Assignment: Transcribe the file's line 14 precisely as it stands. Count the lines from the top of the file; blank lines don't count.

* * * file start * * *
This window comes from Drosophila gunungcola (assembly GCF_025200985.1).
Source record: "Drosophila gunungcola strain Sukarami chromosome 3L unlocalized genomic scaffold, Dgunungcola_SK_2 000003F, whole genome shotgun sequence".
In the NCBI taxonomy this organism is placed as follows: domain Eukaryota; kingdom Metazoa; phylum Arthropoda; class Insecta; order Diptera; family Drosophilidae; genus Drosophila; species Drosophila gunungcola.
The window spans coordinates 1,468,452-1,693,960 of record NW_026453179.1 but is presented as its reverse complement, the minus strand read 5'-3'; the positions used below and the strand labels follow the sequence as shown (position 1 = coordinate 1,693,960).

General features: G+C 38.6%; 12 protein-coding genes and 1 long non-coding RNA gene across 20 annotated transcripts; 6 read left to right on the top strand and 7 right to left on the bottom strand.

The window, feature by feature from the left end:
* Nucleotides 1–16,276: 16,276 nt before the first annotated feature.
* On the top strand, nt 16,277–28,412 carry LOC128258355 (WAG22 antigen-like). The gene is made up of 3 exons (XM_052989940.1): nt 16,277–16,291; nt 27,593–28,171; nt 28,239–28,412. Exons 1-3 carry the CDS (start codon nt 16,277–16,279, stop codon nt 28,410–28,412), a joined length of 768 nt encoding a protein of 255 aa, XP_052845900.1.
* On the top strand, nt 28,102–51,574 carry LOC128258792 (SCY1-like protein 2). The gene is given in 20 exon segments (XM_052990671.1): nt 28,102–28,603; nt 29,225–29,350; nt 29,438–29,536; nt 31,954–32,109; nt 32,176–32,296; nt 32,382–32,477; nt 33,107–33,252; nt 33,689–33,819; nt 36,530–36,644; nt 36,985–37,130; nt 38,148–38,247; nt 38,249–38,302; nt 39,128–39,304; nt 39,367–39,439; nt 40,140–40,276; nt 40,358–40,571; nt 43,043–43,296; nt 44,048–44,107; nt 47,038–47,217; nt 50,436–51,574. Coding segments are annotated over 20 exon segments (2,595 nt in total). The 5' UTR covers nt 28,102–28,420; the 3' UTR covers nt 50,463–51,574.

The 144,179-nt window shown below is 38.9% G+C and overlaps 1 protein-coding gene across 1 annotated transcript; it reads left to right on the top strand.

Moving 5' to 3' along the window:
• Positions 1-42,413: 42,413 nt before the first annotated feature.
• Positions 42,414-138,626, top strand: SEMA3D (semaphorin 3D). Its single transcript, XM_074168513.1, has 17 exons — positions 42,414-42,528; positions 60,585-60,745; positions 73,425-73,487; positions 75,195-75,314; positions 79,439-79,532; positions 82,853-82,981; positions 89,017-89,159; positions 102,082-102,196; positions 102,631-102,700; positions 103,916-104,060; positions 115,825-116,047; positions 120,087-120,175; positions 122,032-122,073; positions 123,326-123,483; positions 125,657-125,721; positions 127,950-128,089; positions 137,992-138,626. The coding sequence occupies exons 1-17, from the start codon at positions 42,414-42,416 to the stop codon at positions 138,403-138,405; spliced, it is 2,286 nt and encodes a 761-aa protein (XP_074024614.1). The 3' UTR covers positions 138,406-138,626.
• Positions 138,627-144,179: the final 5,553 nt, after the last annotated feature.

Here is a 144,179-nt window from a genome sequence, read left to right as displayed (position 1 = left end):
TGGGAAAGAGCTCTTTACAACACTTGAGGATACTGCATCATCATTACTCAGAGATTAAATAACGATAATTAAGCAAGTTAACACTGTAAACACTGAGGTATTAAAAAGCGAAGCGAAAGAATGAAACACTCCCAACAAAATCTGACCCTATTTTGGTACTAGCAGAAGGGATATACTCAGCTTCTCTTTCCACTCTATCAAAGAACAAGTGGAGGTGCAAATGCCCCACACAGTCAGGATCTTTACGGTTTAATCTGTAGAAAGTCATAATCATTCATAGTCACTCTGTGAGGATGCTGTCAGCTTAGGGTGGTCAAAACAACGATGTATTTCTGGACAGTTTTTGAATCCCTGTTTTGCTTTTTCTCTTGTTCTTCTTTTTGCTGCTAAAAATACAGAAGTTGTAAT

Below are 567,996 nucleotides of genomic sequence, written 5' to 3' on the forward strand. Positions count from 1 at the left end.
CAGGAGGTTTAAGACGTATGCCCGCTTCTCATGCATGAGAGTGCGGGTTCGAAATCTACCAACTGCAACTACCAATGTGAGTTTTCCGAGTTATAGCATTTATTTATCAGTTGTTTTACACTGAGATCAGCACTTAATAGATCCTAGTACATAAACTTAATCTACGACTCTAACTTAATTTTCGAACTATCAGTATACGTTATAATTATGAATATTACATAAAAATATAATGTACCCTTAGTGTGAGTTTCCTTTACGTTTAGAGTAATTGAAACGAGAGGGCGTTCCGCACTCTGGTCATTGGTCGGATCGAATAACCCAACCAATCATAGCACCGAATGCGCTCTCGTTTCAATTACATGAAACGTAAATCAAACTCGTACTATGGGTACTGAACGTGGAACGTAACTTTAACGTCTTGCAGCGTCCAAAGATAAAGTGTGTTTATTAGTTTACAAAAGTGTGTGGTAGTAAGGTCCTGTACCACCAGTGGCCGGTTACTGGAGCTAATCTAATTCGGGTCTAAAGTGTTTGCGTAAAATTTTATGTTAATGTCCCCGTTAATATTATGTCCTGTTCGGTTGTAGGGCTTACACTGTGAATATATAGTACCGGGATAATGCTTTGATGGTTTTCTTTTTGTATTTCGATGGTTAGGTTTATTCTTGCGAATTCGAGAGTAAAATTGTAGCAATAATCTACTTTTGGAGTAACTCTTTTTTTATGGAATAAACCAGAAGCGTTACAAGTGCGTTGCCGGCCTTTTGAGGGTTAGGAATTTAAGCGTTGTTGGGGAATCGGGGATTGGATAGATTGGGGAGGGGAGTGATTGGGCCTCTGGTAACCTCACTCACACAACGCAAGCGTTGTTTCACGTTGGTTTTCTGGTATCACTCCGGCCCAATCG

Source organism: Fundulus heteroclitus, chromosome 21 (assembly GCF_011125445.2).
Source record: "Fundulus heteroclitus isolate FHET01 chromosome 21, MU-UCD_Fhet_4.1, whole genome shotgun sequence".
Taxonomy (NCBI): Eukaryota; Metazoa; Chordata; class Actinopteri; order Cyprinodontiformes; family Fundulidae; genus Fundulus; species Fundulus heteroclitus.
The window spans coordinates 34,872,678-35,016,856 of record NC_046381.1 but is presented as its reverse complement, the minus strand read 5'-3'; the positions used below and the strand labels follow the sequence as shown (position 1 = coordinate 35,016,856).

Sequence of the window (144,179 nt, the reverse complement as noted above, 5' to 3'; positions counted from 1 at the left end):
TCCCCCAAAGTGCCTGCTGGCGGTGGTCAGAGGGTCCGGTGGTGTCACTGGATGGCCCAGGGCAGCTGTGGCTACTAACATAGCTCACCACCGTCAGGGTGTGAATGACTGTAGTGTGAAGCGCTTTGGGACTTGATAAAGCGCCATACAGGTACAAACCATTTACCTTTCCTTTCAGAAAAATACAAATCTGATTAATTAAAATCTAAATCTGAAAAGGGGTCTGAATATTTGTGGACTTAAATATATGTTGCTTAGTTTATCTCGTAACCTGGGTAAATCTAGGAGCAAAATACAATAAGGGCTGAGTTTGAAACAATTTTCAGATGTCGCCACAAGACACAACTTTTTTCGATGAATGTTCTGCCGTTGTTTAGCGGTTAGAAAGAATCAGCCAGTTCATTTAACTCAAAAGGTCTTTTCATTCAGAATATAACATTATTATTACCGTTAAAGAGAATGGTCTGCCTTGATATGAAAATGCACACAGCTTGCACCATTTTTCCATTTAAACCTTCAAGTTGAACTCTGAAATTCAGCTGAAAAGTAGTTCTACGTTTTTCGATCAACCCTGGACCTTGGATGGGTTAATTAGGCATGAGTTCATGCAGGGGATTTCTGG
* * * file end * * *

• Positions 138,627-144,179: the final 5,553 nt, after the last annotated feature.